Humanistic Learning and Teaching

Humanistic Learning and Teaching

13/05/21 / Keyword: humanistic

Coach John reflects on his commitment to humanistic language teaching, which he studied during his training, and wonders if he is still applying the principles in class.

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Useful vocabulary

to wonder: to desire to know something, to feel curious

to stick to: to continue doing something

eager: wanting to have or do something very much

to grasp: to grasp and hold something firmly

to acknowledge: to accept and admit the truth of something

shifting: changing, especially unexpectedly

meaningful: having meaning

nourished: provide with the food, necessary for growth, good condition and health

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Coach John reflects on his commitment to humanistic language teaching, which he studied during his training, and wonders if he is still applying the principles in class.

Have you ever wondered why I sometimes ask you at the beginning of class, ‘What do you want to talk about today?’ Or, ‘What languages do you speak and how did you learn them?’ And perhaps, ‘Tell me about a great and a bad teacher you have had’.

Whether we are conscious of it or not, all language learners and teachers have a philosophy of how to learn and teach. We teach and learn in our own particularly way, according to previous experience, good and bad.

I like to think I am a humanistic teacher, or coach, as we like to say at ECP! I decided to take a learner-centred approach to teaching English many years ago when I studied teaching. For me, that means putting the needs of you, the learner, first. Being sensitive to you as a whole person and the way you learn, and adapting my classes to you and not sticking to what is best for me. 

Here are some points about humanistic teaching which I remember from my studies. This is what I aspire to and if I do not always do it, please let me know! 

The importance of feedback

A humanistically-oriented teacher should be constantly eager to receive feedback from their students to discover where they are in their attempt to grasp what they are trying to teach. For such a teacher, perhaps their two most important professional skills are LISTENING and OBSERVING. Such a teacher may well appreciate the Finnish saying: “You have two ears and one mouth – use them in that proportion”.

Acknowledging each human person in the room

It’s a very simple thing to do as a teacher: to acknowledge the individual in our classroom. We listen to the different readings of the world. We discover and compare together which words and phrases hold power or catch our attention or don’t. We consider what that says about a person. What that says about us. The effect is powerful.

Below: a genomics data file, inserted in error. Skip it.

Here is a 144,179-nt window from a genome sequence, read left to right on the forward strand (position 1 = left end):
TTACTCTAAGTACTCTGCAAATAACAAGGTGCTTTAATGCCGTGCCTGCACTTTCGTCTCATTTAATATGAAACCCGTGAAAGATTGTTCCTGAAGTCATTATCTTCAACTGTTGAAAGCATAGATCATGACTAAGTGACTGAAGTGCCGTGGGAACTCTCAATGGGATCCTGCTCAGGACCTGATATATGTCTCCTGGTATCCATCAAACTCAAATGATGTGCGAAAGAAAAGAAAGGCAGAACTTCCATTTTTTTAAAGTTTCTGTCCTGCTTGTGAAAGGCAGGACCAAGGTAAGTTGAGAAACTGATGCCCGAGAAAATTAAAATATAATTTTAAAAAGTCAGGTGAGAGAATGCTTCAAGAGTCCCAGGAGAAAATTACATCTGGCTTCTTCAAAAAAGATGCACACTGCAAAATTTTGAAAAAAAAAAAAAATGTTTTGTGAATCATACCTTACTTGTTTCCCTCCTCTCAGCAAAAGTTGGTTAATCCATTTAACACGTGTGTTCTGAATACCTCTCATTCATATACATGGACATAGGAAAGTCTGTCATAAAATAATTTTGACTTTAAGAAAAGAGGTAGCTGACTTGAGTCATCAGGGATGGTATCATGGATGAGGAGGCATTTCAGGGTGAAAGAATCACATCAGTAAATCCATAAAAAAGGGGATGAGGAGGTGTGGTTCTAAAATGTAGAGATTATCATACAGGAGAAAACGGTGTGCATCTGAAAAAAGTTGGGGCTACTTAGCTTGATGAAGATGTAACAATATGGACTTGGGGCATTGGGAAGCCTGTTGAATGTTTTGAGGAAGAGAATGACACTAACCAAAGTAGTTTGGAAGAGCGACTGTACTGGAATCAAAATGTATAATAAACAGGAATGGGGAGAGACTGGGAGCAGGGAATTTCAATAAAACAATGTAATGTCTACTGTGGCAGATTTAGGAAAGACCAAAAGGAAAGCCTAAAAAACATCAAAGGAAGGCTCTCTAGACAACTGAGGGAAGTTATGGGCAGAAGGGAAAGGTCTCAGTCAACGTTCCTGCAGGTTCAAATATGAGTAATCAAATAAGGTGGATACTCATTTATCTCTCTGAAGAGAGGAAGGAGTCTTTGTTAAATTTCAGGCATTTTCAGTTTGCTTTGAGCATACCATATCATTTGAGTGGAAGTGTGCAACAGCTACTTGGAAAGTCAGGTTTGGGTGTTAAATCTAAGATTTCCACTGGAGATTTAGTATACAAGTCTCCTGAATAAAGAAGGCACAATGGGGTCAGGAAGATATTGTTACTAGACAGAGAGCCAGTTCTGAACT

As a result, our understanding of the world flows out beyond the shifting, dancing atoms that supposedly define ourselves. We become closer to each other. It’s not always easy, especially when you disagree (remember, one mouth, two ears). But it’s a powerful thing to move away from the traditional classroom, teacher-student, power relationship.

 In a humanistic classroom

  • Students’ learning should be self-directed. 
  • Students should want to know how to learn. 
  • The only form of meaningful evaluation is self-evaluation.
  • Feelings, as well as knowledge, are important in the learning process. 
  • Students learn best in a nonthreatening environment. 

My job is to create an atmosphere of trust in class, where your curiosity and natural desire to learn is nourished. A place where you are able to recognise your progress and hopefully develop a love of language learning which leads you to become a lifelong learner.

Written by ECP coach John – remembered from his Master in TEFL degree, University of  Jaén.

By the way, I ask you questions about your learning experiences and seek your opinions because I still want to learn about learning too and I am genuinely interested in your opinions. That is the humanistic approach!

Let’s chat about humanistic learning!

  1. According to the text, what is humanistic teaching?
  2. What is your learning philosophy?
  3. Describe the humanistic classroom.
  4. Do you give feedback to your coach? If not, why not? 
  5. Do you think John (or your ECP coach) is practising humanistic teaching?
  6. In what other professions can the humanistic approach be applied?

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